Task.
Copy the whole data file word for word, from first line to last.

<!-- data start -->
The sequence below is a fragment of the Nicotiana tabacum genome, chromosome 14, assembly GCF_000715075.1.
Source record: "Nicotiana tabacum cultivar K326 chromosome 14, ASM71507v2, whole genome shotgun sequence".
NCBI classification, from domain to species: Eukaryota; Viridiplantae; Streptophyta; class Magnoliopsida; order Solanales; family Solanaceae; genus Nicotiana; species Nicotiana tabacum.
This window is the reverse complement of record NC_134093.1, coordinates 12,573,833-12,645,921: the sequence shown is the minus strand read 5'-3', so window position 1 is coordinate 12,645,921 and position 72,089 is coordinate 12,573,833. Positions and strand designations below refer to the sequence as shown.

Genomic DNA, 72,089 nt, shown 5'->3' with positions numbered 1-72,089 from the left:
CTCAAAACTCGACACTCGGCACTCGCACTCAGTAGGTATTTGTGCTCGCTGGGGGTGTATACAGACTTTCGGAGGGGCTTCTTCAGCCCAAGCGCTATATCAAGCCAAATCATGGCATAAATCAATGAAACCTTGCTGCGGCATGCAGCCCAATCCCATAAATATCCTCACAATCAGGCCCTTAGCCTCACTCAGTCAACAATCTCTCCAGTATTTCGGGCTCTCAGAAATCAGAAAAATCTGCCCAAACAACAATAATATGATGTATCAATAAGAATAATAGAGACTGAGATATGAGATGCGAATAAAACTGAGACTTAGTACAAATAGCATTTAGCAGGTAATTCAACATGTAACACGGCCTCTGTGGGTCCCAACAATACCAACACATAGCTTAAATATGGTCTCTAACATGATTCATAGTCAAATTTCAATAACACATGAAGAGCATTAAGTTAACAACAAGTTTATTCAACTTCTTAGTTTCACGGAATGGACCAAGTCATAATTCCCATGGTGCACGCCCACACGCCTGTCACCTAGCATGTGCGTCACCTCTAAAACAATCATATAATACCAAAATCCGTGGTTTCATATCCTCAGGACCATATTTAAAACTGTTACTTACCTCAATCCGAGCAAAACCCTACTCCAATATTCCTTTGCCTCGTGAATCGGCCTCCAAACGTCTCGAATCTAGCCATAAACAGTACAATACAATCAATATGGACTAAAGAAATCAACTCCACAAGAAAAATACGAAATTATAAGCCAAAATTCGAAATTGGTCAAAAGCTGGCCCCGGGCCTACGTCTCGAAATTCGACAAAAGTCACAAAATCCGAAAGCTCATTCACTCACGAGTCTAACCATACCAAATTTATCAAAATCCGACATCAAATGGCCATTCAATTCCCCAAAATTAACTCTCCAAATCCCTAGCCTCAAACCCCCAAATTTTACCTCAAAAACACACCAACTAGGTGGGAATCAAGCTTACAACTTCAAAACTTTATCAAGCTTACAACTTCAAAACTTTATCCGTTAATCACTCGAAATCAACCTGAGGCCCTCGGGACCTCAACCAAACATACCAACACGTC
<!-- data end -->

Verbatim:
The sequence below is a fragment of the Nicotiana tabacum genome, chromosome 14, assembly GCF_000715075.1.
Source record: "Nicotiana tabacum cultivar K326 chromosome 14, ASM71507v2, whole genome shotgun sequence".
NCBI classification, from domain to species: Eukaryota; Viridiplantae; Streptophyta; class Magnoliopsida; order Solanales; family Solanaceae; genus Nicotiana; species Nicotiana tabacum.
This window is the reverse complement of record NC_134093.1, coordinates 12,573,833-12,645,921: the sequence shown is the minus strand read 5'-3', so window position 1 is coordinate 12,645,921 and position 72,089 is coordinate 12,573,833. Positions and strand designations below refer to the sequence as shown.

Genomic DNA, 72,089 nt, shown 5'->3' with positions numbered 1-72,089 from the left:
CTCAAAACTCGACACTCGGCACTCGCACTCAGTAGGTATTTGTGCTCGCTGGGGGTGTATACAGACTTTCGGAGGGGCTTCTTCAGCCCAAGCGCTATATCAAGCCAAATCATGGCATAAATCAATGAAACCTTGCTGCGGCATGCAGCCCAATCCCATAAATATCCTCACAATCAGGCCCTTAGCCTCACTCAGTCAACAATCTCTCCAGTATTTCGGGCTCTCAGAAATCAGAAAAATCTGCCCAAACAACAATAATATGATGTATCAATAAGAATAATAGAGACTGAGATATGAGATGCGAATAAAACTGAGACTTAGTACAAATAGCATTTAGCAGGTAATTCAACATGTAACACGGCCTCTGTGGGTCCCAACAATACCAACACATAGCTTAAATATGGTCTCTAACATGATTCATAGTCAAATTTCAATAACACATGAAGAGCATTAAGTTAACAACAAGTTTATTCAACTTCTTAGTTTCACGGAATGGACCAAGTCATAATTCCCATGGTGCACGCCCACACGCCTGTCACCTAGCATGTGCGTCACCTCTAAAACAATCATATAATACCAAAATCCGTGGTTTCATATCCTCAGGACCATATTTAAAACTGTTACTTACCTCAATCCGAGCAAAACCCTACTCCAATATTCCTTTGCCTCGTGAATCGGCCTCCAAACGTCTCGAATCTAGCCATAAACAGTACAATACAATCAATATGGACTAAAGAAATCAACTCCACAAGAAAAATACGAAATTATAAGCCAAAATTCGAAATTGGTCAAAAGCTGGCCCCGGGCCTACGTCTCGAAATTCGACAAAAGTCACAAAATCCGAAAGCTCATTCACTCACGAGTCTAACCATACCAAATTTATCAAAATCCGACATCAAATGGCCATTCAATTCCCCAAAATTAACTCTCCAAATCCCTAGCCTCAAACCCCCAAATTTTACCTCAAAAACACACCAACTAGGTGGGAATCAAGCTTACAACTTCAAAACTTTATCAAGCTTACAACTTCAAAACTTTATCCGTTAATCACTCGAAATCAACCTGAGGCCCTCGGGACCTCAACCAAACATACCAACACGTC